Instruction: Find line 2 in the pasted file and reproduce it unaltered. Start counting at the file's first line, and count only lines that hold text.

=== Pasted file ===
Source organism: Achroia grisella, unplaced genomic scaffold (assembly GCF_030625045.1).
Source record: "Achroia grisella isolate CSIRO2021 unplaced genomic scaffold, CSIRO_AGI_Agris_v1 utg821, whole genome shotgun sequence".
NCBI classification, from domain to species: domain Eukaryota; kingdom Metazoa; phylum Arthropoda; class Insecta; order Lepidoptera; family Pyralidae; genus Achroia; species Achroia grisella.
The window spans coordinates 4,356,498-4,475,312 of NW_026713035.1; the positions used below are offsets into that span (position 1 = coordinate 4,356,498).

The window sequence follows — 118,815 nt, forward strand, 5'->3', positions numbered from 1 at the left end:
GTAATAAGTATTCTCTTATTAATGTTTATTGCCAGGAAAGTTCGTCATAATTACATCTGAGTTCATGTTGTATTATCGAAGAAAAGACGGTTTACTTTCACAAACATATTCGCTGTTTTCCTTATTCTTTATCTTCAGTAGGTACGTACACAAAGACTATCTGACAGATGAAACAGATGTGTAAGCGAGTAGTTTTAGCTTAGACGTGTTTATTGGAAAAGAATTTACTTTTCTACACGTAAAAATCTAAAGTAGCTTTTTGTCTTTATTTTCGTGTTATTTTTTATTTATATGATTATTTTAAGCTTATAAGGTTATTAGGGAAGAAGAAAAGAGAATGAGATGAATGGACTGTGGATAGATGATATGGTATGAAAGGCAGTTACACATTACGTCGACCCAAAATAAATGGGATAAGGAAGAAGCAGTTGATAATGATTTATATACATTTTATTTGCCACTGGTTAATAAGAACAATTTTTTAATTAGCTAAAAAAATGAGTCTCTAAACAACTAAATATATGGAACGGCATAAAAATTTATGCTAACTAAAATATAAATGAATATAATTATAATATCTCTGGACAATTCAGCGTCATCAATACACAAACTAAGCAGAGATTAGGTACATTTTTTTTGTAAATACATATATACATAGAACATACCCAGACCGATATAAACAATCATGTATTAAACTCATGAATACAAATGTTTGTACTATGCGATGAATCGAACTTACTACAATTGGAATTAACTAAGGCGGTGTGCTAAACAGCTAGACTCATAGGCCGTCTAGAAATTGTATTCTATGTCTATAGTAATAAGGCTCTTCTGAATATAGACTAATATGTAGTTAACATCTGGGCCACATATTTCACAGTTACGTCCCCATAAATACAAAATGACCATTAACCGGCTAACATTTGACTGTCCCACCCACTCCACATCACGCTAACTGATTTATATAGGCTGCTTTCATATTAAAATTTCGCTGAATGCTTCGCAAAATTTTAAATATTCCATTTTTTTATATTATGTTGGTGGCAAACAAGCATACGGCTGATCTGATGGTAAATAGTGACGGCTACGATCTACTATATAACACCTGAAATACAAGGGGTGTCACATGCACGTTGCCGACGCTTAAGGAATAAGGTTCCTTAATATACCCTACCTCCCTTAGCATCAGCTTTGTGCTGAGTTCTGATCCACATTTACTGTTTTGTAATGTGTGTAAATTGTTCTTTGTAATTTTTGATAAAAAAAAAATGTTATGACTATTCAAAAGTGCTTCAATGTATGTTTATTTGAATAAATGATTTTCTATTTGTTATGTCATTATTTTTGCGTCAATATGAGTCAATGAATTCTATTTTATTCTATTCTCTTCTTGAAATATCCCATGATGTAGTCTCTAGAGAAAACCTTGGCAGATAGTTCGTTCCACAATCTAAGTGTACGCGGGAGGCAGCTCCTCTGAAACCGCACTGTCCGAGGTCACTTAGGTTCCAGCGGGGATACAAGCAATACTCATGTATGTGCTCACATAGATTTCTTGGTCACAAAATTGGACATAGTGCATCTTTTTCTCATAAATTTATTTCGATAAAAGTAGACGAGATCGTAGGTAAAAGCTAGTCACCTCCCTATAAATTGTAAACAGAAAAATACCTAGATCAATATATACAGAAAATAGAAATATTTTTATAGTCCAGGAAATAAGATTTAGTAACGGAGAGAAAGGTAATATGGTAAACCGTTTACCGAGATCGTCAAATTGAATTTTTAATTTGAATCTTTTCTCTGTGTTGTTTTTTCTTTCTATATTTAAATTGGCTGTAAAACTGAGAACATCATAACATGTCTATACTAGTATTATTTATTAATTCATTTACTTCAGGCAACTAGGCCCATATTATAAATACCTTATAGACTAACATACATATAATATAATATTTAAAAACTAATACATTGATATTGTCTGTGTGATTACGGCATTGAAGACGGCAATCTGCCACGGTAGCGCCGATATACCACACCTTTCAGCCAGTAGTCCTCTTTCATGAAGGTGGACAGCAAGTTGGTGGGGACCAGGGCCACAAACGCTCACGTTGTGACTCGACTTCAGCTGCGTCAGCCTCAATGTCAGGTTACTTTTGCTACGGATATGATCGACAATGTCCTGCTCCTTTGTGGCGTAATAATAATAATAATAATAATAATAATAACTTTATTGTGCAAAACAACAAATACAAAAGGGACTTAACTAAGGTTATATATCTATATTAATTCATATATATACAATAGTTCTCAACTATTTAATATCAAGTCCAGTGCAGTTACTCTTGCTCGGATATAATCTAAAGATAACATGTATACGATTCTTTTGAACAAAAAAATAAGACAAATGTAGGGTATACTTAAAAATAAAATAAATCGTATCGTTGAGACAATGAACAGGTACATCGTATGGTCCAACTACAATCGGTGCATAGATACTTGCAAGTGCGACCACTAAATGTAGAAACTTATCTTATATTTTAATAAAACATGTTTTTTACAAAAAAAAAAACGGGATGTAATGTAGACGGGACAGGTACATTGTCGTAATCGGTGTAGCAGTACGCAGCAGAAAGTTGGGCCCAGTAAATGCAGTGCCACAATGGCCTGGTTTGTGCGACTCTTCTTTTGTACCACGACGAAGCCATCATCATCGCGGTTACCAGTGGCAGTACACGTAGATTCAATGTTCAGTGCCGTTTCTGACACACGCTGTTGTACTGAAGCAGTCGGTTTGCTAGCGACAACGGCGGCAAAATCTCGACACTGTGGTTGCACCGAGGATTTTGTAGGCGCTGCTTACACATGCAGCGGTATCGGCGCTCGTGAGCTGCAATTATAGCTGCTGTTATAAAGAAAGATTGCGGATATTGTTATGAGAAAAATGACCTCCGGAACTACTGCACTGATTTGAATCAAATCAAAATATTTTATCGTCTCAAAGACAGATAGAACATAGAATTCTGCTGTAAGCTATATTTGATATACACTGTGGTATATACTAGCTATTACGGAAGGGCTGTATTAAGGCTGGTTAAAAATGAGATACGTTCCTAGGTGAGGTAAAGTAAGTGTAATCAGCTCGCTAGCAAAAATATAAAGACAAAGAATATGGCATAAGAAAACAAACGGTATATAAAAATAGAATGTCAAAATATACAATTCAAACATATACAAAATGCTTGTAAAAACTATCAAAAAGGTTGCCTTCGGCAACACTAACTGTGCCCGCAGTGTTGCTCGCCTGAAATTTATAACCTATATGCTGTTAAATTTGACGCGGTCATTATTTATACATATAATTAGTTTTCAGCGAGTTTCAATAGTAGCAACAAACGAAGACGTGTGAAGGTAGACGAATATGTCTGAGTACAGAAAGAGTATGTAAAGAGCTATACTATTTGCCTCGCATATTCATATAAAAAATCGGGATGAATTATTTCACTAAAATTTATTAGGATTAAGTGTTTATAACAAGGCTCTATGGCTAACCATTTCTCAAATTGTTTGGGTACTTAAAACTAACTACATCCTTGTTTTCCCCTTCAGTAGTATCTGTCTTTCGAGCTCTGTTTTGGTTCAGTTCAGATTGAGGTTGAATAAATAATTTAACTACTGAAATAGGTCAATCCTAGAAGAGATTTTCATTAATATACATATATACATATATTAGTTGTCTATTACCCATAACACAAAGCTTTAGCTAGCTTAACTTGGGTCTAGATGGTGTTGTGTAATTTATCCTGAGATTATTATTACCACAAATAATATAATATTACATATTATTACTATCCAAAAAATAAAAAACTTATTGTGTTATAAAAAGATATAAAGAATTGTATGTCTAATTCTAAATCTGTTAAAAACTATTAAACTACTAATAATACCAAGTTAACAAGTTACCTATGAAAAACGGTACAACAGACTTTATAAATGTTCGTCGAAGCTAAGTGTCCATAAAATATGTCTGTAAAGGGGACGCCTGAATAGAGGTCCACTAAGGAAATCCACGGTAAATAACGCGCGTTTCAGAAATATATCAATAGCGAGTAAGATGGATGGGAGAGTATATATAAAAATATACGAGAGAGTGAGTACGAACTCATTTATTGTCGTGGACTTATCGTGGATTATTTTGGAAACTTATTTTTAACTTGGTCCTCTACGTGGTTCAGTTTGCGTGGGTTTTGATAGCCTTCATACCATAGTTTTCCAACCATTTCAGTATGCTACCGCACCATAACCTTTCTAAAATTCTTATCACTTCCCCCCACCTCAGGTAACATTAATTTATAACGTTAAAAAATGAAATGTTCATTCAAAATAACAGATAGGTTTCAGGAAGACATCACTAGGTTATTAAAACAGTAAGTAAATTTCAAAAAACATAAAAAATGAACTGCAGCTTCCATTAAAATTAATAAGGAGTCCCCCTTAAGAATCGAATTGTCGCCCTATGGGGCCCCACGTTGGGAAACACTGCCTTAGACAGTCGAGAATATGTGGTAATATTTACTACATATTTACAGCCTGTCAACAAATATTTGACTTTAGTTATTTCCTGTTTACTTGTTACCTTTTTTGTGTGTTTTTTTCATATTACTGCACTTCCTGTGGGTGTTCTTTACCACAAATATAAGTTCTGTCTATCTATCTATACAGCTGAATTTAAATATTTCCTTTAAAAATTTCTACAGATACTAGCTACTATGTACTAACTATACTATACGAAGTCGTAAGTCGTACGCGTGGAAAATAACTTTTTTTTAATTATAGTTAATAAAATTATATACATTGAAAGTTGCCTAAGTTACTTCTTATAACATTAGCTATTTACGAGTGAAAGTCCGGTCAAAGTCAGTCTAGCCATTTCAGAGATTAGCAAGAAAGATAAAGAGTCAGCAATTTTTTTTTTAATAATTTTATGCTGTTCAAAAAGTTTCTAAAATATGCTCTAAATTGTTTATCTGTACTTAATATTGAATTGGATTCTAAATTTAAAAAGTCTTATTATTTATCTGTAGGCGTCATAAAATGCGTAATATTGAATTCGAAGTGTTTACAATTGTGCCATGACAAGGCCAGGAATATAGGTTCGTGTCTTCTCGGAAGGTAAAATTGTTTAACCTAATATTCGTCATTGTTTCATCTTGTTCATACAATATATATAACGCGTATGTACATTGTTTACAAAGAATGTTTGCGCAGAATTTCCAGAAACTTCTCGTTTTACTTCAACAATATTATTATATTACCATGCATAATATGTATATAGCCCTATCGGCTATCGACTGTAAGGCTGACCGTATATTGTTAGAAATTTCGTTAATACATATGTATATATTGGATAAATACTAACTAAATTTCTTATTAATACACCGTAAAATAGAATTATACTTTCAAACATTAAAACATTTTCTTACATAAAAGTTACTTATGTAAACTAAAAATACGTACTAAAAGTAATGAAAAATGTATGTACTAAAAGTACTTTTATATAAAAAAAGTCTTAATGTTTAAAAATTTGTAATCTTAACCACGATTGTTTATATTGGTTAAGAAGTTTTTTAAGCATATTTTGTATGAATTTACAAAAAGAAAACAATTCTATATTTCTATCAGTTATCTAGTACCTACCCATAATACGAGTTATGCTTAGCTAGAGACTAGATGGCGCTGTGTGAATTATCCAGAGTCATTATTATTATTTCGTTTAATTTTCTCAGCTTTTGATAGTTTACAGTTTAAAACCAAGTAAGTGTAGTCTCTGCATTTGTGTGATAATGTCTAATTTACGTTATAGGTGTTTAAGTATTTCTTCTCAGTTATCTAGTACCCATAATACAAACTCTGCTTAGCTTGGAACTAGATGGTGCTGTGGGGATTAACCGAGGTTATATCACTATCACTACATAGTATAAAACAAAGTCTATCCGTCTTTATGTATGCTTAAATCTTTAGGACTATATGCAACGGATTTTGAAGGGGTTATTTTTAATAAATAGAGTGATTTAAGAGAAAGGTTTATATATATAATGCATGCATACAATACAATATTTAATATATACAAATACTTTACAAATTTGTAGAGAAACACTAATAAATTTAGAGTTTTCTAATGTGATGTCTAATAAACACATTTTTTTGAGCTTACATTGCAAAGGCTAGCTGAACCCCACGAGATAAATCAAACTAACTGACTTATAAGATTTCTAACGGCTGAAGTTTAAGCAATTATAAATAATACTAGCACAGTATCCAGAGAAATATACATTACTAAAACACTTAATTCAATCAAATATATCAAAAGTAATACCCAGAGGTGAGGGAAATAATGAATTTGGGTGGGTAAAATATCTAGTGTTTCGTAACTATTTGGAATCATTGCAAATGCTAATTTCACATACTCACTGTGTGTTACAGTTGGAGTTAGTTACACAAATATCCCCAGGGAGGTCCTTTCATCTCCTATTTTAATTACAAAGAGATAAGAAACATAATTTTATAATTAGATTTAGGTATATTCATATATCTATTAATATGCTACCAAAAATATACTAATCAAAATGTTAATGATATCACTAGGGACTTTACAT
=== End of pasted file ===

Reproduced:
Source record: "Achroia grisella isolate CSIRO2021 unplaced genomic scaffold, CSIRO_AGI_Agris_v1 utg821, whole genome shotgun sequence".